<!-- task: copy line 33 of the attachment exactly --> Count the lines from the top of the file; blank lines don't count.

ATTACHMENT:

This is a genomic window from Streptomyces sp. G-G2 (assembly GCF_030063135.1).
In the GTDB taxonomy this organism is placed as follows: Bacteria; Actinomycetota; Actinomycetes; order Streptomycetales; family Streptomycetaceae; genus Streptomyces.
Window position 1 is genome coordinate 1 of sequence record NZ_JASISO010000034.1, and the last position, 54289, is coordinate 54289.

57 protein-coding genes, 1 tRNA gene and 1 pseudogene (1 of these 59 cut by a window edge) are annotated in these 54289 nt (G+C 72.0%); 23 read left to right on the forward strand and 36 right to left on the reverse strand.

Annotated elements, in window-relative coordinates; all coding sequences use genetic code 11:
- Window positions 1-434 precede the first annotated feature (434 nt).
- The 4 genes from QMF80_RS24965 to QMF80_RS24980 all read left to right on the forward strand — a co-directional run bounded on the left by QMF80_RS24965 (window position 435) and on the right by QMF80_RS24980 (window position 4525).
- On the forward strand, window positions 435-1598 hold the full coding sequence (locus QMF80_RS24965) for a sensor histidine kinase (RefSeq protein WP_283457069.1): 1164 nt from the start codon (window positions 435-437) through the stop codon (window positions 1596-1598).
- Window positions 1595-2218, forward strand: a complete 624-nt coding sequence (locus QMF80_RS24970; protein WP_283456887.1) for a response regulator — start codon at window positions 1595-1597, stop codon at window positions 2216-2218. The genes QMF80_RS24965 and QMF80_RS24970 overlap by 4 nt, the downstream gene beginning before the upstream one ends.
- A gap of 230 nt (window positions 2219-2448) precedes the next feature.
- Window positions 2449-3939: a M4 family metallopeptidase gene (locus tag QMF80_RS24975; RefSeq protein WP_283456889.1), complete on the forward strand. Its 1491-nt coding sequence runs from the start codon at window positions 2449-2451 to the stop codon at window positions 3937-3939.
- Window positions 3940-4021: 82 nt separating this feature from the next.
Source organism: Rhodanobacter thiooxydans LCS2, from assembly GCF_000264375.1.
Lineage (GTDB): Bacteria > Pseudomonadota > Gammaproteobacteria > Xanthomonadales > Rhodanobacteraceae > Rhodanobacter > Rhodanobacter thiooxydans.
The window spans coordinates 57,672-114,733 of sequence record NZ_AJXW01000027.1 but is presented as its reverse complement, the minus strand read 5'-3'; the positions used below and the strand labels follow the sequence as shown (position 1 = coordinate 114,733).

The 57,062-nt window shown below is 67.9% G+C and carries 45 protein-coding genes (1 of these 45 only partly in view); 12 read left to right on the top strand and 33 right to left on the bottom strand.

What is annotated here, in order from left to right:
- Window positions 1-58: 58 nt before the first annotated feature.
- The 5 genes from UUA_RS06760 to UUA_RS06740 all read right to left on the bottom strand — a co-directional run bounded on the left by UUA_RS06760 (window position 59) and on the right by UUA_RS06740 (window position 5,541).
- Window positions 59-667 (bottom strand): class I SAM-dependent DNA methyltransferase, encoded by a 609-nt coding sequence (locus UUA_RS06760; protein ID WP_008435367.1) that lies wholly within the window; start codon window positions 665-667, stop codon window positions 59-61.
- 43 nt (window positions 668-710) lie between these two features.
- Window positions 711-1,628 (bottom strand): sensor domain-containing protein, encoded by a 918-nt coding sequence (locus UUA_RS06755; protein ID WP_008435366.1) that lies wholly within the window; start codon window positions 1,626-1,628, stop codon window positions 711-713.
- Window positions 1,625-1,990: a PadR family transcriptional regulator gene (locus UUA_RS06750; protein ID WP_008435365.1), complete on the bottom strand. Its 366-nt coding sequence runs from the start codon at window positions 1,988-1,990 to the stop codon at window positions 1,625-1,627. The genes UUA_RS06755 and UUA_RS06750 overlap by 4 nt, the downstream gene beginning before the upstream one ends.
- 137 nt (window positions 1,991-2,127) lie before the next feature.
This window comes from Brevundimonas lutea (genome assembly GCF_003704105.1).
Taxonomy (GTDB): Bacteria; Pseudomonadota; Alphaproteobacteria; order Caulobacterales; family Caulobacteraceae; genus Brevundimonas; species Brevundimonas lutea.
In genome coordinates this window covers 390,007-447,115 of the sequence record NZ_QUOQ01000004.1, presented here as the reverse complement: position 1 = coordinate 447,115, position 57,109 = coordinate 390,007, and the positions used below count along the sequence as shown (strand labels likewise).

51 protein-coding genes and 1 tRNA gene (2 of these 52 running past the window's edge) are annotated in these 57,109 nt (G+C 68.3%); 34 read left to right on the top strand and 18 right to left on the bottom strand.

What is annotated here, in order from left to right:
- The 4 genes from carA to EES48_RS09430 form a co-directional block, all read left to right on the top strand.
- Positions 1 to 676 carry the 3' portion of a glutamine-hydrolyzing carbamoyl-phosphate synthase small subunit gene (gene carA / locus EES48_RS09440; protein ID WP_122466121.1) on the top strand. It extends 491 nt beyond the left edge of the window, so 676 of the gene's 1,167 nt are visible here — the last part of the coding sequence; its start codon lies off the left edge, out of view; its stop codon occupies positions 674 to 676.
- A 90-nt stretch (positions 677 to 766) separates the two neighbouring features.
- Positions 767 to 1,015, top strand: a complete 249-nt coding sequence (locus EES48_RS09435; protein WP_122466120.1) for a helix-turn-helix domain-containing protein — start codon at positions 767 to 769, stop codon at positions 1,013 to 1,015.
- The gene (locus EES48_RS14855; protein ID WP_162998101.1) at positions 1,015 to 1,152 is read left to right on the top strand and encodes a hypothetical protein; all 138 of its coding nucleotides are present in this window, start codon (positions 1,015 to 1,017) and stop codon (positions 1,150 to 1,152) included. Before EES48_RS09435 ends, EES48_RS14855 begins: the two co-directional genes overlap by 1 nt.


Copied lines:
- Positions 767 to 1,015, top strand: a complete 249-nt coding sequence (locus EES48_RS09435; protein WP_122466120.1) for a helix-turn-helix domain-containing protein — start codon at positions 767 to 769, stop codon at positions 1,013 to 1,015.